What is Small Motor STEM?
We have all of these amazing small motor materials and let students explore them, which totally serves its purpose. I want to take it to the next level, though, and give students STEM challenges to complete with the small motor materials. Voila, Small Motor STEM is born!
Pixel Art is really trendy in edtech right now, so I was racking my brain to come up with a way to take it offline and do it in a way that is independent for students.
Combining Pixel Art with design constraints and small motor materials means that these activities meet so many standards. This list is really just the beginning. If you combine any extra writing activities (planning and/or reflection) you can bring in even more!
ISTE: 1.b, 1.c, 2.d, 4.b, 4.d
CSTA: CPP.L1:3-04, CPP.L1:6-05,
CT.L1:3-03, CT.L1:6-01, CT.L1:6-02, CT.L2-07
NGSS: K-2-PS3-2, 3-5-ETS1-2
CC Math Standards: 2.G.2
CC ELA: SL.1.1, SL.1.2, L.1.6 SL.2.1,
SL.2.2, L.2.6 SL.3.1. SL.3.3, L.3.6
Computational Thinking Practices:
Getting Organized with Small Motor STEM
The cards are color coded for the level.
Level 1- Black outline
Level 2- Blue outline
Level 3- Orange outline
Level 1- Provide students with one of the Small Motor STEM Mats and the full pixel designs. Students will recreate the design using any material they have available.
Level 2- Give students design constraints by limiting their materials and providing them the pixel designs that require them to finish the image by mirroring the other half.
Level 3- Require students to go without the grid and recreate the designs with limited materials.
Collaborative Option- Students work in pairs where one holds the design card and dictates to the other student which color(s) to put in which spaces on the grid. Communication is key!
cut, laminate the cards in the levels of difficulty you want for your students.
the cards on a ring or in a task box.
Materials to use for Small Motor STEM
The materials that can be used for these
tasks are nearly limitless. They just need to be relatively small and have the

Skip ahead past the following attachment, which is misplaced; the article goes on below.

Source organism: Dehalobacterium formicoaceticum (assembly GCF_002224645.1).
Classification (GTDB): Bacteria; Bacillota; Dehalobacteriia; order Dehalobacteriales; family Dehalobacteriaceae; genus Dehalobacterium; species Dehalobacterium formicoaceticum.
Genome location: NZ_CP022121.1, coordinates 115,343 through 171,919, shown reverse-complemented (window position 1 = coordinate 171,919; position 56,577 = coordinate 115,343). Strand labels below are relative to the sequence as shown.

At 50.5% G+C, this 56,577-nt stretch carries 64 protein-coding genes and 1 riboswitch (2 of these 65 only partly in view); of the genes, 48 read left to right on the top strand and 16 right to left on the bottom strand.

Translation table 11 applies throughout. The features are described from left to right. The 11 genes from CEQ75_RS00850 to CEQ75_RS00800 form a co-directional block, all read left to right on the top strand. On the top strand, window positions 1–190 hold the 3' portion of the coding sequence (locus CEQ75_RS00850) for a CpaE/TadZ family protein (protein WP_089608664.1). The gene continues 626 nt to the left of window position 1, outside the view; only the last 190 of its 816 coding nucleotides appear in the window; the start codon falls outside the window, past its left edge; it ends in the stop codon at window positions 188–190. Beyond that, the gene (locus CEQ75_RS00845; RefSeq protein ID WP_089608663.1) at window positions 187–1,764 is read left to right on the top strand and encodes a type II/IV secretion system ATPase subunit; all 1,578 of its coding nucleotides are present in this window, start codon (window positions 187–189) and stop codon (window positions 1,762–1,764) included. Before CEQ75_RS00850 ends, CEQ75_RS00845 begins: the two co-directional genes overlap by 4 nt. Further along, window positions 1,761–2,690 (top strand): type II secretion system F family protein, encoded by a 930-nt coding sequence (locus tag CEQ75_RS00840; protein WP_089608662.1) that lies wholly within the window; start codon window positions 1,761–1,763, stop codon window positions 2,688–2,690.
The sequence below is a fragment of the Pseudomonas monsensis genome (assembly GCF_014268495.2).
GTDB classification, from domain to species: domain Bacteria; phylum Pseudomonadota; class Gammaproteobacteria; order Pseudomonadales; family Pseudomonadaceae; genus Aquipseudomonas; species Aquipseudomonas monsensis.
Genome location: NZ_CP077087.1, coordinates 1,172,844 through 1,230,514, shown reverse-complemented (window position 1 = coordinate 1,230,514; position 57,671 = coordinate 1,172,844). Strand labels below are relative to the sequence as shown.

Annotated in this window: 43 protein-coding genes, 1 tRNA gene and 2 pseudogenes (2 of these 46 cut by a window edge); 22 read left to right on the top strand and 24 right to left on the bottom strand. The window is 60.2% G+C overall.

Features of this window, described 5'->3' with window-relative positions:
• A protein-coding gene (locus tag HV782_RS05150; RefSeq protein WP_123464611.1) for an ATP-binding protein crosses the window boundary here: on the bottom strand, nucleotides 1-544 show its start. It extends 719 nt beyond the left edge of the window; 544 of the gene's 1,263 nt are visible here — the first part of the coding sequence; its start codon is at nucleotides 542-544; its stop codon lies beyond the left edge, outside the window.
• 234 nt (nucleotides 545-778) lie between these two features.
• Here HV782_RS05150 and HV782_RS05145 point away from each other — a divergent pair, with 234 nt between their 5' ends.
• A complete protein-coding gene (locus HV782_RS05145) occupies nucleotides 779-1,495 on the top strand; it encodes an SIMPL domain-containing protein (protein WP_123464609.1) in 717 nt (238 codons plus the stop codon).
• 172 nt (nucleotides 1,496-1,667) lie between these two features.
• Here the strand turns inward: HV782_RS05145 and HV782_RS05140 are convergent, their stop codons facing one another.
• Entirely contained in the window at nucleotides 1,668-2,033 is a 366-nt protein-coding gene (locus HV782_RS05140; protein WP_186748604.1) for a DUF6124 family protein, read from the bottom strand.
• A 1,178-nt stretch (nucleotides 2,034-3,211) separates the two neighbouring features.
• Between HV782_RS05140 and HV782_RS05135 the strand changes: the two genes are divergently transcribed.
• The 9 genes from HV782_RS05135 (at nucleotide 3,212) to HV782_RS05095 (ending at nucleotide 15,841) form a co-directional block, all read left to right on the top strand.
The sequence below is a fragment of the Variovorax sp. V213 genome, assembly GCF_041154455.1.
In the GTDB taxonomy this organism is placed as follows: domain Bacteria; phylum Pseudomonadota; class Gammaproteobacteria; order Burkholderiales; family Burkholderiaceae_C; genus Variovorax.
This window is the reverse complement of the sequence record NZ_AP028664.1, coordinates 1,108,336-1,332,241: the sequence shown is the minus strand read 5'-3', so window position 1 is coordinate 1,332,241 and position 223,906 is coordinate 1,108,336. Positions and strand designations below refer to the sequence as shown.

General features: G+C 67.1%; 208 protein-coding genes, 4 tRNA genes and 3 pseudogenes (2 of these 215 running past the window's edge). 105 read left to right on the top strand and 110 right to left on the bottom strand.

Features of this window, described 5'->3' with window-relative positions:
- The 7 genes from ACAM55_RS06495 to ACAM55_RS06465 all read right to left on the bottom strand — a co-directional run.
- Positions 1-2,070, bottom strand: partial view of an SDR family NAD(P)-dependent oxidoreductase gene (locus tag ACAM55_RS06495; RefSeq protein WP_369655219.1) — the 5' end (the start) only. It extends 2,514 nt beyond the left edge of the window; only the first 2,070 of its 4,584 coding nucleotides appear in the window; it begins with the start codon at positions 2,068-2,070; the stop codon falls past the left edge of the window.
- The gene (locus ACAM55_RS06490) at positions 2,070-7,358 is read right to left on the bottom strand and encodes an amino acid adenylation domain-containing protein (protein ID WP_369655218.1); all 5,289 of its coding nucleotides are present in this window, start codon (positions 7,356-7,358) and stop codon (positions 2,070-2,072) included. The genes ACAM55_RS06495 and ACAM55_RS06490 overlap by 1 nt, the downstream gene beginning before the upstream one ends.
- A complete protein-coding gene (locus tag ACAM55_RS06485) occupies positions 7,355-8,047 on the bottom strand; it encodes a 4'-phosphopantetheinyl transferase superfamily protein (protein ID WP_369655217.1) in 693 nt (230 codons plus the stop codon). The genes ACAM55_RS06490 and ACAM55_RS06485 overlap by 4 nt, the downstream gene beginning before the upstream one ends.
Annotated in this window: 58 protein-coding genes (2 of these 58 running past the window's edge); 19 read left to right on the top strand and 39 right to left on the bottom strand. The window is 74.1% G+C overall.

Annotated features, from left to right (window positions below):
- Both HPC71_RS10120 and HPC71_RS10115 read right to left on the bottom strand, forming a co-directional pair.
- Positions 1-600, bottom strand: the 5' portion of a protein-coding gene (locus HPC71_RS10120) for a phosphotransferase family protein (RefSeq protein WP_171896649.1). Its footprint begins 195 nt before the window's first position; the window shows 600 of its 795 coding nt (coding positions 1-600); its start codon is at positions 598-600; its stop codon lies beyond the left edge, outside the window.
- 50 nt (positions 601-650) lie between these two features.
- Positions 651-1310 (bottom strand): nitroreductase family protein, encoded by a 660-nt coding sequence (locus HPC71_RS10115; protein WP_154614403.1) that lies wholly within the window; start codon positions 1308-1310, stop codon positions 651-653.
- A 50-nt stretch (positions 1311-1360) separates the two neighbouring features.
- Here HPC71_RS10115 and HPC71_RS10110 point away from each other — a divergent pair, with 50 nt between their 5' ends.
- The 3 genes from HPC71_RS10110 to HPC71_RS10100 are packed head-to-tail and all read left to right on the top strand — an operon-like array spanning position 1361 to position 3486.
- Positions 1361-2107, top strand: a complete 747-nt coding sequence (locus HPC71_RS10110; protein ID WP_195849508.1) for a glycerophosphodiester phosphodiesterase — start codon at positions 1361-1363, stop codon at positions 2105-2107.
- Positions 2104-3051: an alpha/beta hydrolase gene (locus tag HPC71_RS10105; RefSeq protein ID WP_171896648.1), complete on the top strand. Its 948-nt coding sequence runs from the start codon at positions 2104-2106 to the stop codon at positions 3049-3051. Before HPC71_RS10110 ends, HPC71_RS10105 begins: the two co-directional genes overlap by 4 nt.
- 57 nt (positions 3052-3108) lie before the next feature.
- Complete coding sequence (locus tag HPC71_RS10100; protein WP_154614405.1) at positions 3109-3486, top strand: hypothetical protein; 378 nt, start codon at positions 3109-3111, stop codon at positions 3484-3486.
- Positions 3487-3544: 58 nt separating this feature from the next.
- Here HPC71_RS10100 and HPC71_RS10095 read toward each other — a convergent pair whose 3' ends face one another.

right color selections.
- Blocks of any kind
- Perler beads
- Craft beads and pipe cleaners or ribbon
- Hole punch dots
- Foam balls
- Snap cubes
- Counting bears
- Centimeter cubes
- Counting chips
- Markers/Crayons/Colored Pencils
Anything else you have on hand that has
enough pieces in the right colors
a place in your classroom where you store these materials for quick access.
students to come up with resources to complete the designs.
You can even do a life-size grid! I made this out of plastic cups and counting bears.
Bringing in the Academics to Small Motor STEM
The vocabulary cards and recording sheet give you what you need for a mini-lesson about Pixel Art and following a “program” to complete the designs, as well as a reflection activity that asks students to write about their process.
I recommend printing and laminating all of the vocabulary cards to have on the wall or displayed near your STEM or Makerspace area for students to use as a reference during their activity time.
Here are some other photo examples to show the materials students can use. The possibilities are nearly endless!
Don’t have quite the right colors? No problem, just replace them with what you do have.
The grid isn’t a perfect 10×10? Challenge students to figure out how to still make the design proportional (something like if they choose to skip a space vertically they may or may not also need to skip a space horizontally).
It would mean the world to me if you’d send me some photos (or post them on social media and tag me so I can see them) of your students completing these challenges. I can’t wait to hear what they think!